True Crime – WORD Christchurch

Betrayal is in the journalist toolkit. You’ve got your notebook, you’ve got your recorder and you’ve got your sense of betrayal. — Steve Braunias

Given that crime fiction is one of the more well-thumbed genres in the library, I’m not surprised that true crime is equally popular.   Whether it’s because we’re attracted to extreme circumstances, because we’re appalled by violence inflicted on the innocent, or because of our voyeuristic tendencies — all theories floated by at the True Crime session — the only sure thing is that the trials of Teina Pora, Mark Lundy and David Bain were all avidly followed and judged by many.

Steve Braunias. Image supplied
Steve Braunias. Image supplied

Is the role of media in true crime positive or negative?

Steve Braunias asserted that crime is now under-reported, with many potentially high-profile trials going unnoticed due to a lack of journalists dedicated to the subject. Media can be helpful in uncovering critical evidence, specifically in identifying Teina Pora’s foetal-alcohol disorder in the Pora trials, according to Tim McKinnel. Both mentioned the disconnect between what is actually happening in the courtroom compared with what is reported the next day. People can also form completely different opinions based on the same evidence (e.g. did David or Robin Bain do it?). (Post your theories in the comments.)

Tim McKinnel. Image supplied
Tim McKinnel. Image supplied

Do you have faith in the jury and police system?

McKinnel voted yes to the jury, as it is more democratic than any alternative, but found the police variable. He prefers to make judgements based on individual officers rather than judge the police force as a profession.

Braunias agreed less enthusiastically, mentioning a number of trials where he considered the jury’s verdict led by spite, ignorance and/or hysteria.

Jarrod GIlbert WORDphoto
Jarrod GIlbert. Image supplied.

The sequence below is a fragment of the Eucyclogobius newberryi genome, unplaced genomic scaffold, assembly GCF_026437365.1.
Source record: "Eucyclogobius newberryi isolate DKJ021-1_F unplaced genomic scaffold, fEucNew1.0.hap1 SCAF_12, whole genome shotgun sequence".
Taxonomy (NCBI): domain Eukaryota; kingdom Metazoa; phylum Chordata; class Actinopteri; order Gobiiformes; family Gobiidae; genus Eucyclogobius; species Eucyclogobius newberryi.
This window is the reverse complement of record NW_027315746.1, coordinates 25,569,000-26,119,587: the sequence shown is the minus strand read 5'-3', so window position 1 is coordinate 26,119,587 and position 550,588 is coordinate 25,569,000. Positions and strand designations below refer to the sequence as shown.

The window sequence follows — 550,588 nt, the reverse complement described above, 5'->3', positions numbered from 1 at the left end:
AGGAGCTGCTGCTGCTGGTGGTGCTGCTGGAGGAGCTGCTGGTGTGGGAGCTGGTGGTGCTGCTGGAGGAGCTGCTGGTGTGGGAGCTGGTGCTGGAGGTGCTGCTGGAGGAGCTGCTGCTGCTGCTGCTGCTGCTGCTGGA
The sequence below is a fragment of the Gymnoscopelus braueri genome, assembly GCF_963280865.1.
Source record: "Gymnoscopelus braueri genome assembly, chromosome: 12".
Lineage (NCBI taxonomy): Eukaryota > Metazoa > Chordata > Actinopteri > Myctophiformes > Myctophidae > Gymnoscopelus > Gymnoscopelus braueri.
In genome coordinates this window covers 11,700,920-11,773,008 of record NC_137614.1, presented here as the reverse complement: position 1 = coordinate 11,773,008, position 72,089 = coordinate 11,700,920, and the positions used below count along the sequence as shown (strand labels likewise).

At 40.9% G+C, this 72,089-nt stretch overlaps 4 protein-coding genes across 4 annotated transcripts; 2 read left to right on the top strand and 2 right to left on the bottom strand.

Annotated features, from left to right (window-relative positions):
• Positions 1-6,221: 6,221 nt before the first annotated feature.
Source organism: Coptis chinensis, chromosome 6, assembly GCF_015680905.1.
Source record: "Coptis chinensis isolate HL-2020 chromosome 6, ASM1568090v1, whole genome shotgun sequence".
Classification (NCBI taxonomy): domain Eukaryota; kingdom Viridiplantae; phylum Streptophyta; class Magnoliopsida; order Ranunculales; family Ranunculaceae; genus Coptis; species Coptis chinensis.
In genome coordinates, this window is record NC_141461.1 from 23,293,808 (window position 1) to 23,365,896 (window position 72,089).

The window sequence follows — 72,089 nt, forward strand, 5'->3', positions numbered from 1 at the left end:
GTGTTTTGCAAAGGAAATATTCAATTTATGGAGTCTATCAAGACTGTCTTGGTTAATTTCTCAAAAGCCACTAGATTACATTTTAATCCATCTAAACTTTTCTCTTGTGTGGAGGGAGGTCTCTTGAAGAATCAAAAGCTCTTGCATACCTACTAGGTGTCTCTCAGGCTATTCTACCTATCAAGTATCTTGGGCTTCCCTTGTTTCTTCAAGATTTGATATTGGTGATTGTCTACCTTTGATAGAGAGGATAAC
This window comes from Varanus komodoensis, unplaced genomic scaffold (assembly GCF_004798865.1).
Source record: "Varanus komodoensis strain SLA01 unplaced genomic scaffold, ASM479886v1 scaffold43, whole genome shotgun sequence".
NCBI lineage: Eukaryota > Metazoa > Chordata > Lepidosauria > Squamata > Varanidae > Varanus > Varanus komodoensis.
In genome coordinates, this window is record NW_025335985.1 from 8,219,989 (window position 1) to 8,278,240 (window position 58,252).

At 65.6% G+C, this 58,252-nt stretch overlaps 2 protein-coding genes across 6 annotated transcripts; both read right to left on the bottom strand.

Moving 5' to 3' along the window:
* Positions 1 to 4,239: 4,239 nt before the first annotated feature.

Other highlights:

  • Jarrod Gilbert reading from Scene of the Crime, in which Braunias makes a sometimes boring and lengthy murder trial vivid and interesting. I especially enjoyed the descriptions of the Jailhouse Snitch, an almost stereotypical character who seems to have popped up on more than one occasion.
  • Braunias describing the faces of various professions. McKinnel has a cop face — guarded, concealed hurt; Gilbert sports an academic face; and Braunias himself, of course, a journalist’s: shrewd, rat-like and optimistic.
  • Braunias’s impressions of David Lundy. Not very likeable as a human being, not a good man, guilty regardless of whether or not he committed the murders. I have no opinion on his culpability or otherwise, but it did remind me of a blog post I re-read recently by author Shannon Hale, on the myth of the innocent victim. It’s uncomfortable to think that bad men can be innocent of the crime they’ve been accused of, just as we will rack our brains for reasons why violent crime might happen to an otherwise upstanding young woman, because we can’t possibly just blame the perpetrator and leave it at that. (But I digress.)

The session ended on a relatively positive note, with Gilbert mentioning the decrease in crime in New Zealand despite impressions to the contrary. Hopefully soon the most violent crime in the country will be limited to Paul Cleave‘s latest novel.

Find books in our collection by:

Read In Dark Places The Confessions of Teina Pora and An Ex-cop’s Fight for Justice which features Tim McKinnel.

WORD Christchurch

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